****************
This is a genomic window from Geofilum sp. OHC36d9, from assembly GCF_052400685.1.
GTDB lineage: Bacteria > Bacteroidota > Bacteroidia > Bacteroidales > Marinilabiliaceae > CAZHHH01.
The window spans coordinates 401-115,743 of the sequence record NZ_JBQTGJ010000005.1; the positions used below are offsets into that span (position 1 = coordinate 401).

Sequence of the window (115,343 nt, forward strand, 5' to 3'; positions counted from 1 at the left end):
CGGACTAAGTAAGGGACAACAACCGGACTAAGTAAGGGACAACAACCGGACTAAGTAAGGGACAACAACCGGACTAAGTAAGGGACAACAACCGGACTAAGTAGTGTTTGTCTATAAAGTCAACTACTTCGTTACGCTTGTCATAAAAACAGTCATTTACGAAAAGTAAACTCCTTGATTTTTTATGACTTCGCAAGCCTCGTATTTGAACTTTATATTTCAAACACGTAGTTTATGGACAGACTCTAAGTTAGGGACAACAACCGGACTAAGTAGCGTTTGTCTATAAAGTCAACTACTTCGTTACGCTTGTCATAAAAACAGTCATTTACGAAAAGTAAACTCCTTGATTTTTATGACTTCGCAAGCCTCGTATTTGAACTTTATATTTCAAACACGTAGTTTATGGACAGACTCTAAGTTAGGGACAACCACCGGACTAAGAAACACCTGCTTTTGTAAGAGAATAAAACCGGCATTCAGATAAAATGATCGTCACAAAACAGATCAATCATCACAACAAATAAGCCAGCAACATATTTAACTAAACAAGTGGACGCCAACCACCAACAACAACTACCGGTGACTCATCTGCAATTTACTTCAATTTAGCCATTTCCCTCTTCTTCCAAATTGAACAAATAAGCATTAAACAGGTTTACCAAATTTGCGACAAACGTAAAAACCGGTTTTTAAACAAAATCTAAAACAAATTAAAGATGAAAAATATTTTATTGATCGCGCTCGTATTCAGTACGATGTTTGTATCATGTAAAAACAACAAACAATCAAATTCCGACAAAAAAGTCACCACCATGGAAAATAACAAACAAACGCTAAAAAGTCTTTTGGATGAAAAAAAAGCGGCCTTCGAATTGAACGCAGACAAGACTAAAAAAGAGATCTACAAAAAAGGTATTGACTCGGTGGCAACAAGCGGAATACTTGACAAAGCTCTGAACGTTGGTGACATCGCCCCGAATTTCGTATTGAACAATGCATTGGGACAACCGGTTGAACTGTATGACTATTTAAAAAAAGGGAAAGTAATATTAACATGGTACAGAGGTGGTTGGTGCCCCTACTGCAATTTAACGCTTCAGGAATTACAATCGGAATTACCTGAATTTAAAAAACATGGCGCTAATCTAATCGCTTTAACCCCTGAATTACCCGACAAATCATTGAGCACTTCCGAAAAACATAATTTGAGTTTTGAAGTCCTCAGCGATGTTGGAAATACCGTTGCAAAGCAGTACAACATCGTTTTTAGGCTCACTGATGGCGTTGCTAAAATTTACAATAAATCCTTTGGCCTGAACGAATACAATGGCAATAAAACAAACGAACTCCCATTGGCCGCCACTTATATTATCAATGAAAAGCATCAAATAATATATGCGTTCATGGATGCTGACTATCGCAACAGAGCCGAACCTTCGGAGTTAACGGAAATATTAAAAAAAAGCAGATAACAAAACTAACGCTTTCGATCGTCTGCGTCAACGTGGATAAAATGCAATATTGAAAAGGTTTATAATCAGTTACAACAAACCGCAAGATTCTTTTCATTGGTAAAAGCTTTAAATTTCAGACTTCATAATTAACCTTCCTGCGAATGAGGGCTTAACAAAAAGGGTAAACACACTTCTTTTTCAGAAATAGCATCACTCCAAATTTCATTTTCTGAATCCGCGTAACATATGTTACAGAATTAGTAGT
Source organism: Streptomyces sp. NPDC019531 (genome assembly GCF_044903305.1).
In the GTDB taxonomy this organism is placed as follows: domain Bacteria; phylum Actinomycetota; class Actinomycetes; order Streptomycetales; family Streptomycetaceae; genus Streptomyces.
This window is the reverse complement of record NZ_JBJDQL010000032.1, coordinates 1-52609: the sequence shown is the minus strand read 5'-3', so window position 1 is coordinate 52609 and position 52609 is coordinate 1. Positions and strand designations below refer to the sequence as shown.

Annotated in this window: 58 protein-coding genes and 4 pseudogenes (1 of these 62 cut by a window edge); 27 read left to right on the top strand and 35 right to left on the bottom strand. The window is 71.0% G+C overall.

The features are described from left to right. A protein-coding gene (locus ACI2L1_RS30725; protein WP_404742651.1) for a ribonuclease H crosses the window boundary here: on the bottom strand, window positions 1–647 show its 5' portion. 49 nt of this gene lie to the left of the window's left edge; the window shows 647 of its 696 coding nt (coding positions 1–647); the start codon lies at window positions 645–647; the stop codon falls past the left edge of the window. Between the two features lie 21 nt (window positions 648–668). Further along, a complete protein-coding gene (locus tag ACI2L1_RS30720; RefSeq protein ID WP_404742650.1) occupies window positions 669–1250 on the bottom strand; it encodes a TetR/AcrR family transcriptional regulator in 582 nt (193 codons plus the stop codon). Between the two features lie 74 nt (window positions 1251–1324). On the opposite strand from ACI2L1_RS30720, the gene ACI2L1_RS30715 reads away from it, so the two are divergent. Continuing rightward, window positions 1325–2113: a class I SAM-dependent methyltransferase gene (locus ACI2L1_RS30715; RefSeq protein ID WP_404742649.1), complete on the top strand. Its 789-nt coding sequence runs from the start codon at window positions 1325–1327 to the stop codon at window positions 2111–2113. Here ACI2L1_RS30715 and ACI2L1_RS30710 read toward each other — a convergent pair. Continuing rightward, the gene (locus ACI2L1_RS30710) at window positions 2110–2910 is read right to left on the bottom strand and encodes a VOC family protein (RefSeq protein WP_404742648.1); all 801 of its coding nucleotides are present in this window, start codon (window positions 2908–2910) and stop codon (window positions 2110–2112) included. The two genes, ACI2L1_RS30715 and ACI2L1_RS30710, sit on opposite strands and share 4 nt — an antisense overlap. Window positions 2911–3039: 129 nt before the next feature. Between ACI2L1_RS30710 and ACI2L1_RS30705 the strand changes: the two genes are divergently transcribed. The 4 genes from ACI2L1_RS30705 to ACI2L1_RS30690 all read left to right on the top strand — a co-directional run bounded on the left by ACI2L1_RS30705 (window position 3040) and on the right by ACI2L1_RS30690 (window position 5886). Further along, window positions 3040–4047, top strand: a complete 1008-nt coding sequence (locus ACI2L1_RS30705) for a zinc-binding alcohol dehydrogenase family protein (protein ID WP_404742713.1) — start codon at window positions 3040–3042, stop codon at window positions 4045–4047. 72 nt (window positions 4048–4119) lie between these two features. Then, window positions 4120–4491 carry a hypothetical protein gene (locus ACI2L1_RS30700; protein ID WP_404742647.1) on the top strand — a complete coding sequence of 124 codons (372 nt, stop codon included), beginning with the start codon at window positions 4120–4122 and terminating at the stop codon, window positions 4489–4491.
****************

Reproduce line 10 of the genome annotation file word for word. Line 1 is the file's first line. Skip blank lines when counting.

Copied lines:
The features are described from left to right. A protein-coding gene (locus ACI2L1_RS30725; protein WP_404742651.1) for a ribonuclease H crosses the window boundary here: on the bottom strand, window positions 1–647 show its 5' portion. 49 nt of this gene lie to the left of the window's left edge; the window shows 647 of its 696 coding nt (coding positions 1–647); the start codon lies at window positions 645–647; the stop codon falls past the left edge of the window. Between the two features lie 21 nt (window positions 648–668). Further along, a complete protein-coding gene (locus tag ACI2L1_RS30720; RefSeq protein ID WP_404742650.1) occupies window positions 669–1250 on the bottom strand; it encodes a TetR/AcrR family transcriptional regulator in 582 nt (193 codons plus the stop codon). Between the two features lie 74 nt (window positions 1251–1324). On the opposite strand from ACI2L1_RS30720, the gene ACI2L1_RS30715 reads away from it, so the two are divergent. Continuing rightward, window positions 1325–2113: a class I SAM-dependent methyltransferase gene (locus ACI2L1_RS30715; RefSeq protein ID WP_404742649.1), complete on the top strand. Its 789-nt coding sequence runs from the start codon at window positions 1325–1327 to the stop codon at window positions 2111–2113. Here ACI2L1_RS30715 and ACI2L1_RS30710 read toward each other — a convergent pair. Continuing rightward, the gene (locus ACI2L1_RS30710) at window positions 2110–2910 is read right to left on the bottom strand and encodes a VOC family protein (RefSeq protein WP_404742648.1); all 801 of its coding nucleotides are present in this window, start codon (window positions 2908–2910) and stop codon (window positions 2110–2112) included. The two genes, ACI2L1_RS30715 and ACI2L1_RS30710, sit on opposite strands and share 4 nt — an antisense overlap. Window positions 2911–3039: 129 nt before the next feature. Between ACI2L1_RS30710 and ACI2L1_RS30705 the strand changes: the two genes are divergently transcribed. The 4 genes from ACI2L1_RS30705 to ACI2L1_RS30690 all read left to right on the top strand — a co-directional run bounded on the left by ACI2L1_RS30705 (window position 3040) and on the right by ACI2L1_RS30690 (window position 5886). Further along, window positions 3040–4047, top strand: a complete 1008-nt coding sequence (locus ACI2L1_RS30705) for a zinc-binding alcohol dehydrogenase family protein (protein ID WP_404742713.1) — start codon at window positions 3040–3042, stop codon at window positions 4045–4047. 72 nt (window positions 4048–4119) lie between these two features. Then, window positions 4120–4491 carry a hypothetical protein gene (locus ACI2L1_RS30700; protein ID WP_404742647.1) on the top strand — a complete coding sequence of 124 codons (372 nt, stop codon included), beginning with the start codon at window positions 4120–4122 and terminating at the stop codon, window positions 4489–4491.